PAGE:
Nanithi explains that the objective of the session is to get me to a state where my brain is so relaxed, I achieve a dreamless sleep. And I do. Well, I did stir a little when he switches between instruments and tempos, but that was pretty much it.
I ask if he has a set ‘playlist’ or lineup, so to speak, but he doesn’t. Instead, he observes how participants react to the music played, and adjusts his performance accordingly. If someone’s struggling to fall into theta state (where I was), he’ll try a variety of sounds to see what their body responds to.
“Some attendees try to stay awake,” he says, further explaining that this defeats the purpose of the session. “But I saw that you had no difficulty. You were lying in the far right corner, and you drifted off really quickly. I feel a sense of achievement when this happens to those who attend my sessions. It’s great when you’ve a 100 per cent hit rate.”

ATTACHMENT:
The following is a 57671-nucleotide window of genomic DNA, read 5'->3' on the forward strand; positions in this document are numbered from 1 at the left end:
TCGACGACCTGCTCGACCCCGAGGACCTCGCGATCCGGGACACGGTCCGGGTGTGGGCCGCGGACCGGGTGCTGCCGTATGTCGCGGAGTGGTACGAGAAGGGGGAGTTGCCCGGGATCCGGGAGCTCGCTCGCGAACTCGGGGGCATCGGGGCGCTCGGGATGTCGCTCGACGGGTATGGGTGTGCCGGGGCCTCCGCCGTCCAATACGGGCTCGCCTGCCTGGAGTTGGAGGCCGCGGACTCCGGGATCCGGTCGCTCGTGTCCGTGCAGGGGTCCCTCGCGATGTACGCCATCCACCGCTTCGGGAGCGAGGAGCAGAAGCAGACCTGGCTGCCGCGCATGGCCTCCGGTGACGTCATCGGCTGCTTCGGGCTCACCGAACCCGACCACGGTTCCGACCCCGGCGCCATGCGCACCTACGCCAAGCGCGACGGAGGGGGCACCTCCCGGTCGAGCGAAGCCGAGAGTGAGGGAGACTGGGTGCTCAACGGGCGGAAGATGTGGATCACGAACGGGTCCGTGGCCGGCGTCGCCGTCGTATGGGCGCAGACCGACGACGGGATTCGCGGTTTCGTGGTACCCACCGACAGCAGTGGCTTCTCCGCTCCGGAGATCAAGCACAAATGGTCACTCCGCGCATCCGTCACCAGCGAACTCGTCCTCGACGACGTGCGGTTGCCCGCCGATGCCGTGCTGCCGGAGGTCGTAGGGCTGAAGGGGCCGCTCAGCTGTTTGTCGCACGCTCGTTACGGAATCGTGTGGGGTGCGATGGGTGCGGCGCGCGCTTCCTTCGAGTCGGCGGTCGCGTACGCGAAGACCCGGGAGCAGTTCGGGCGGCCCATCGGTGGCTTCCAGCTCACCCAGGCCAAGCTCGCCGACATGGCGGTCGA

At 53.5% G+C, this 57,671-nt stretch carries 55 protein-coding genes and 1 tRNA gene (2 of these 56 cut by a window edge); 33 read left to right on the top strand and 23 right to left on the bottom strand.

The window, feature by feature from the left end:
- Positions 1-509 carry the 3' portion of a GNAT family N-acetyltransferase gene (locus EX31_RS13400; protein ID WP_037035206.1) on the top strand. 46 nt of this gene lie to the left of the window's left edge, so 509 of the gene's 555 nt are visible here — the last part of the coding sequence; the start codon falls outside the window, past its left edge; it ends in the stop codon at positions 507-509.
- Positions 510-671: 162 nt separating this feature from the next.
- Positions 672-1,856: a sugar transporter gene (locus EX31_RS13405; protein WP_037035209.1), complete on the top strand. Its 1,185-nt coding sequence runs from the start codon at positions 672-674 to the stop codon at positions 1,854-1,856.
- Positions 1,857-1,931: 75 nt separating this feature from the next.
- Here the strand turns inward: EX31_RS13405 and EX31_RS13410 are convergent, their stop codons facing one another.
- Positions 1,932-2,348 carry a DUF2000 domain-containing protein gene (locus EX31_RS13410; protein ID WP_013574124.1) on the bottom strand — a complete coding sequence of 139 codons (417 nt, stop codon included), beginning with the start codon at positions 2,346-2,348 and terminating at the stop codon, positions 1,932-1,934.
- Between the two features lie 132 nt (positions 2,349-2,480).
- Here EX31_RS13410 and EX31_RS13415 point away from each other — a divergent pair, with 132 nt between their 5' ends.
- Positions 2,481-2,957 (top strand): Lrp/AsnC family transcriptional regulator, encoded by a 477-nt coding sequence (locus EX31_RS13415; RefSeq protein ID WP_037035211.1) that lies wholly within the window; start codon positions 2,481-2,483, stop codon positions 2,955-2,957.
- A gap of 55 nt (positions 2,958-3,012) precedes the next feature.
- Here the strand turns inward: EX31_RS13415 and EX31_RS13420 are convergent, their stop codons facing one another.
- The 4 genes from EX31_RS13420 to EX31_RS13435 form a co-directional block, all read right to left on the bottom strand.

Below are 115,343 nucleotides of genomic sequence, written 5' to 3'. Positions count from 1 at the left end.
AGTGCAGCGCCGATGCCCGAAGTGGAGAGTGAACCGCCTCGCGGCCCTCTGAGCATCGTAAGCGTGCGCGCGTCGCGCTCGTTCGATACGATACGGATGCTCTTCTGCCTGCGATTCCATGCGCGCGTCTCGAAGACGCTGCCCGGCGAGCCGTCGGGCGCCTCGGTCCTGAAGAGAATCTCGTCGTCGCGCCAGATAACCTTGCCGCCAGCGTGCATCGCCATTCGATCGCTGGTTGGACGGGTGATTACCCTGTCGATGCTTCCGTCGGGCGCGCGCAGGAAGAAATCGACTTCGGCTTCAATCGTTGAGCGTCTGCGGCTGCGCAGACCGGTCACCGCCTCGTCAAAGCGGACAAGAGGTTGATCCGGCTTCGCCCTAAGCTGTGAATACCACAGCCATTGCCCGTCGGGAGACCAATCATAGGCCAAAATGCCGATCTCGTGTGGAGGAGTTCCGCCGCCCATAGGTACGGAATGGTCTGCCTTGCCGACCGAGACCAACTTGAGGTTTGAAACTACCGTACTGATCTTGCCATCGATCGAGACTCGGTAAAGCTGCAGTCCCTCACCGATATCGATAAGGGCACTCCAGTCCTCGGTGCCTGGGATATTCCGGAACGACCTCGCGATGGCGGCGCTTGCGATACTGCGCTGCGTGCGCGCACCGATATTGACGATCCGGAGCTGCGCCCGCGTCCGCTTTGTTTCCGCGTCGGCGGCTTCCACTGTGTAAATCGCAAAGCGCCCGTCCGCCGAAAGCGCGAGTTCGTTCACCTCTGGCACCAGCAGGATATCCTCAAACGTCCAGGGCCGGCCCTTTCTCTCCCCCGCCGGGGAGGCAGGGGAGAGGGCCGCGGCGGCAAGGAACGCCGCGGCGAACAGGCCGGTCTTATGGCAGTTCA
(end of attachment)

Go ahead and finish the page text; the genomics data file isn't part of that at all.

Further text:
I feel a mix of embarrassment and a tinge of pride. My brain knows when it should relax, and jumps right into it. The meditation has me feeling like a sack of potatoes slumping over in a corner of a sauna. In fact, I find it difficult to pick up the pace and get into the full swing of things at the snap of my fingers after the session ends.
“It does take practice, you know,” says Nanithi, referring to achieving dreamless sleeps and being less reactive to situations. “Try inhaling, holding your breath for five seconds then exhaling and holding your breath for five seconds. You’ll feel the difference when you do it for five to 10 minutes each night before bed.”
The Recharge Retreat can be booked for S$955++ for single and S$1,530++ for double occupancy. The retreat is held at the end of each month; the upcoming session will take place from 24 – 26 June.
Grand Hyatt Singapore
10 Scotts Road
Tel: +65 6728 1234